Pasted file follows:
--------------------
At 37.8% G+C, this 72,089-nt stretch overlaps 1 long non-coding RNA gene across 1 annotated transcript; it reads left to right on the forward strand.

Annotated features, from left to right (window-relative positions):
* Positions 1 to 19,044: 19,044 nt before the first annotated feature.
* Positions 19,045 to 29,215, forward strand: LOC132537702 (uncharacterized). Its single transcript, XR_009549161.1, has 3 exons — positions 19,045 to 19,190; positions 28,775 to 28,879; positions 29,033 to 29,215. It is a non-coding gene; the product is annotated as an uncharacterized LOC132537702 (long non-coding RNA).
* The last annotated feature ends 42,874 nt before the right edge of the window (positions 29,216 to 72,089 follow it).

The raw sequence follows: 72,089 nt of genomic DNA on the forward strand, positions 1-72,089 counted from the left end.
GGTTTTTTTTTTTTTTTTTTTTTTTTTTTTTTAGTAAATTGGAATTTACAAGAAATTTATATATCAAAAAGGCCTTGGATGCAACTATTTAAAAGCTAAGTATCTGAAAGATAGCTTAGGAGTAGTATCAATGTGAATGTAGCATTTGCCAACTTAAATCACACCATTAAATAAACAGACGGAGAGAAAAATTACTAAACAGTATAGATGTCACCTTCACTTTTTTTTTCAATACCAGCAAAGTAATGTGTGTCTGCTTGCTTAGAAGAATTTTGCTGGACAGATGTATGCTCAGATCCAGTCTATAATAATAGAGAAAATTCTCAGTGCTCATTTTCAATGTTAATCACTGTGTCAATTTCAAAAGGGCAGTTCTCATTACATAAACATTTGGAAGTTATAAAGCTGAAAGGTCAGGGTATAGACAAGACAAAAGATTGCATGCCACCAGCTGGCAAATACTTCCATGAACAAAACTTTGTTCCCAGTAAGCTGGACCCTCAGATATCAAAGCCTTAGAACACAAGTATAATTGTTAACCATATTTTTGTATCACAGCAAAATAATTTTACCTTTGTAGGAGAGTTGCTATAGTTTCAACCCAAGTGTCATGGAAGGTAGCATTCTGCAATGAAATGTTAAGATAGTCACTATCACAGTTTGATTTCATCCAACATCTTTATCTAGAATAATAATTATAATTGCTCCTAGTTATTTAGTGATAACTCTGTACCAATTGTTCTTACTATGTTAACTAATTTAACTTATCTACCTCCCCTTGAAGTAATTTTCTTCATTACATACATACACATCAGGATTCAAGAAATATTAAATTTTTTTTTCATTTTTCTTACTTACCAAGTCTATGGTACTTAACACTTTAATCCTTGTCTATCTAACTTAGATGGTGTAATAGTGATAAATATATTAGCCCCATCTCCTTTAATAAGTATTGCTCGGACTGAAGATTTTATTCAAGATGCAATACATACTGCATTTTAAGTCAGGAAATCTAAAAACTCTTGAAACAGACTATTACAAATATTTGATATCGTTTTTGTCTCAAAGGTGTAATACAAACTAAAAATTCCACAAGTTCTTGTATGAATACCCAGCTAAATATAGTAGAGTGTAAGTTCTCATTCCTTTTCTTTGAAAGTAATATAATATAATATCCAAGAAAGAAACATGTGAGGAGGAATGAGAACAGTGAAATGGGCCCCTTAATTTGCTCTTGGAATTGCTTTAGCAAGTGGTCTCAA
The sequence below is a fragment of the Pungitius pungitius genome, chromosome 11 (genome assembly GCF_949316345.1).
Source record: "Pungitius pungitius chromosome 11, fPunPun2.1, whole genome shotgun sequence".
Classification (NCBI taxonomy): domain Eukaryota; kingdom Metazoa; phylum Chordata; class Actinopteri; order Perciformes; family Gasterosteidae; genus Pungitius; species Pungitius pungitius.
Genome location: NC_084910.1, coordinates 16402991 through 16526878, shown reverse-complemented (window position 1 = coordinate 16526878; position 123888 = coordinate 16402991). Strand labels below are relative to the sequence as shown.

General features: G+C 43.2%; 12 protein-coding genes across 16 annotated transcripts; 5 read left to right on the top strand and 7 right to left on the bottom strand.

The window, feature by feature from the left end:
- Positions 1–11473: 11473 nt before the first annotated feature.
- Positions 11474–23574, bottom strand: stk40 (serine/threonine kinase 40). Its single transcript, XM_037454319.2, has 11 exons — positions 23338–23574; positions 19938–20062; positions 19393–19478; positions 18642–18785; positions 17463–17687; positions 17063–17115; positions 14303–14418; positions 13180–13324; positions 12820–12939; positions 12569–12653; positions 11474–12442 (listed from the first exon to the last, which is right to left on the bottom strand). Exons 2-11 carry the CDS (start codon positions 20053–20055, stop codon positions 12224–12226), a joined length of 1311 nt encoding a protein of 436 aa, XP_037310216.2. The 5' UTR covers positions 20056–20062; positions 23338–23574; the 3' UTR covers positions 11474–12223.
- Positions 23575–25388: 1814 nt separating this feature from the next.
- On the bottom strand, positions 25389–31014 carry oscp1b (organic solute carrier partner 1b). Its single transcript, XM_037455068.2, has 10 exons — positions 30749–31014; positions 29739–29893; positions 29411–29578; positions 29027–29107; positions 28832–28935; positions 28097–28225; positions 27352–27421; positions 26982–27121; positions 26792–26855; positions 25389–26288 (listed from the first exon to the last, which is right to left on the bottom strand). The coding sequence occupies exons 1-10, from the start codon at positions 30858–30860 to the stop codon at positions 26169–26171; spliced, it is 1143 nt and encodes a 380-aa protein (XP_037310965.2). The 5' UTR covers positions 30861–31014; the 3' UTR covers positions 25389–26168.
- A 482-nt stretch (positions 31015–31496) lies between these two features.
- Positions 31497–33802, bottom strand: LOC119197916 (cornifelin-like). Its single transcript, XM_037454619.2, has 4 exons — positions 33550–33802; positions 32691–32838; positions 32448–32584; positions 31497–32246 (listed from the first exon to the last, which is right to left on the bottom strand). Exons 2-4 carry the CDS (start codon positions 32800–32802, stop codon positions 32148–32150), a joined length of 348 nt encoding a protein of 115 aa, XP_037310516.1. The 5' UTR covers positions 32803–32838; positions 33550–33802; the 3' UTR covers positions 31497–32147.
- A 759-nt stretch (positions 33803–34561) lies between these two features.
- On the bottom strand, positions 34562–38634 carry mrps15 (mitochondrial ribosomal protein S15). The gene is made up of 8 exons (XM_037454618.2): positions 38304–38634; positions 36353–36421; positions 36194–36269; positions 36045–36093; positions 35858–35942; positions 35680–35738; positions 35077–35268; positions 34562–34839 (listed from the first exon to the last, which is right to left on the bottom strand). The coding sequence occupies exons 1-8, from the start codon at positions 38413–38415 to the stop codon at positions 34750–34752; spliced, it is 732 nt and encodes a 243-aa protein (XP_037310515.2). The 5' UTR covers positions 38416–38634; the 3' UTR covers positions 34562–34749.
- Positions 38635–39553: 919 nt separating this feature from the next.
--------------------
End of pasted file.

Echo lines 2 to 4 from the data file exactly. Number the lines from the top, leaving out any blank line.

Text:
Annotated features, from left to right (window-relative positions):
* Positions 1 to 19,044: 19,044 nt before the first annotated feature.
* Positions 19,045 to 29,215, forward strand: LOC132537702 (uncharacterized). Its single transcript, XR_009549161.1, has 3 exons — positions 19,045 to 19,190; positions 28,775 to 28,879; positions 29,033 to 29,215. It is a non-coding gene; the product is annotated as an uncharacterized LOC132537702 (long non-coding RNA).